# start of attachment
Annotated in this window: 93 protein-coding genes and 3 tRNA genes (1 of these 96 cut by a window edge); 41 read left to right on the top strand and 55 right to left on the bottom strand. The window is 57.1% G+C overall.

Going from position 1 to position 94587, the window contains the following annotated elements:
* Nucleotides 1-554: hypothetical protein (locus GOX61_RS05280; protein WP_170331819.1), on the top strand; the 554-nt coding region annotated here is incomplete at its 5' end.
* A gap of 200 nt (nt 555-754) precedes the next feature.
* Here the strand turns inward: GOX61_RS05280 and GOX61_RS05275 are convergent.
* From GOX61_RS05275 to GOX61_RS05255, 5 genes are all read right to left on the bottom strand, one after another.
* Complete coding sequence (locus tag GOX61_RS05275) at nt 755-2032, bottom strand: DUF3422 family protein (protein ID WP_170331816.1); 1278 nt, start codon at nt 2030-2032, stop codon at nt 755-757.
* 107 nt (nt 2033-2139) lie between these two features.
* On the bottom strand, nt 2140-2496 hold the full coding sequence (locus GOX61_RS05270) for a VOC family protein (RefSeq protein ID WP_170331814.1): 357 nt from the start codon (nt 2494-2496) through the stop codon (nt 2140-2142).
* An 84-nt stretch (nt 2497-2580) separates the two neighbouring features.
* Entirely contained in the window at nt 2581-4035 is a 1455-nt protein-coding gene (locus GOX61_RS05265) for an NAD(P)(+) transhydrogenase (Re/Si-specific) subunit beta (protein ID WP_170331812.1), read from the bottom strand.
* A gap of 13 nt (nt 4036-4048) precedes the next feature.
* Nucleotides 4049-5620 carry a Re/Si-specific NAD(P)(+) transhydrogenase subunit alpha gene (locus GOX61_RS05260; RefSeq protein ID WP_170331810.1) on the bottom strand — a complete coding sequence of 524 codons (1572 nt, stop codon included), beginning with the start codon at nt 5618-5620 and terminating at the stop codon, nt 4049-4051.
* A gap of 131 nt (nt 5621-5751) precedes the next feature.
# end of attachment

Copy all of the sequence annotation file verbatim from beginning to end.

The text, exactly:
Annotated in this window: 93 protein-coding genes and 3 tRNA genes (1 of these 96 cut by a window edge); 41 read left to right on the top strand and 55 right to left on the bottom strand. The window is 57.1% G+C overall.

Going from position 1 to position 94587, the window contains the following annotated elements:
* Nucleotides 1-554: hypothetical protein (locus GOX61_RS05280; protein WP_170331819.1), on the top strand; the 554-nt coding region annotated here is incomplete at its 5' end.
* A gap of 200 nt (nt 555-754) precedes the next feature.
* Here the strand turns inward: GOX61_RS05280 and GOX61_RS05275 are convergent.
* From GOX61_RS05275 to GOX61_RS05255, 5 genes are all read right to left on the bottom strand, one after another.
* Complete coding sequence (locus tag GOX61_RS05275) at nt 755-2032, bottom strand: DUF3422 family protein (protein ID WP_170331816.1); 1278 nt, start codon at nt 2030-2032, stop codon at nt 755-757.
* 107 nt (nt 2033-2139) lie between these two features.
* On the bottom strand, nt 2140-2496 hold the full coding sequence (locus GOX61_RS05270) for a VOC family protein (RefSeq protein ID WP_170331814.1): 357 nt from the start codon (nt 2494-2496) through the stop codon (nt 2140-2142).
* An 84-nt stretch (nt 2497-2580) separates the two neighbouring features.
* Entirely contained in the window at nt 2581-4035 is a 1455-nt protein-coding gene (locus GOX61_RS05265) for an NAD(P)(+) transhydrogenase (Re/Si-specific) subunit beta (protein ID WP_170331812.1), read from the bottom strand.
* A gap of 13 nt (nt 4036-4048) precedes the next feature.
* Nucleotides 4049-5620 carry a Re/Si-specific NAD(P)(+) transhydrogenase subunit alpha gene (locus GOX61_RS05260; RefSeq protein ID WP_170331810.1) on the bottom strand — a complete coding sequence of 524 codons (1572 nt, stop codon included), beginning with the start codon at nt 5618-5620 and terminating at the stop codon, nt 4049-4051.
* A gap of 131 nt (nt 5621-5751) precedes the next feature.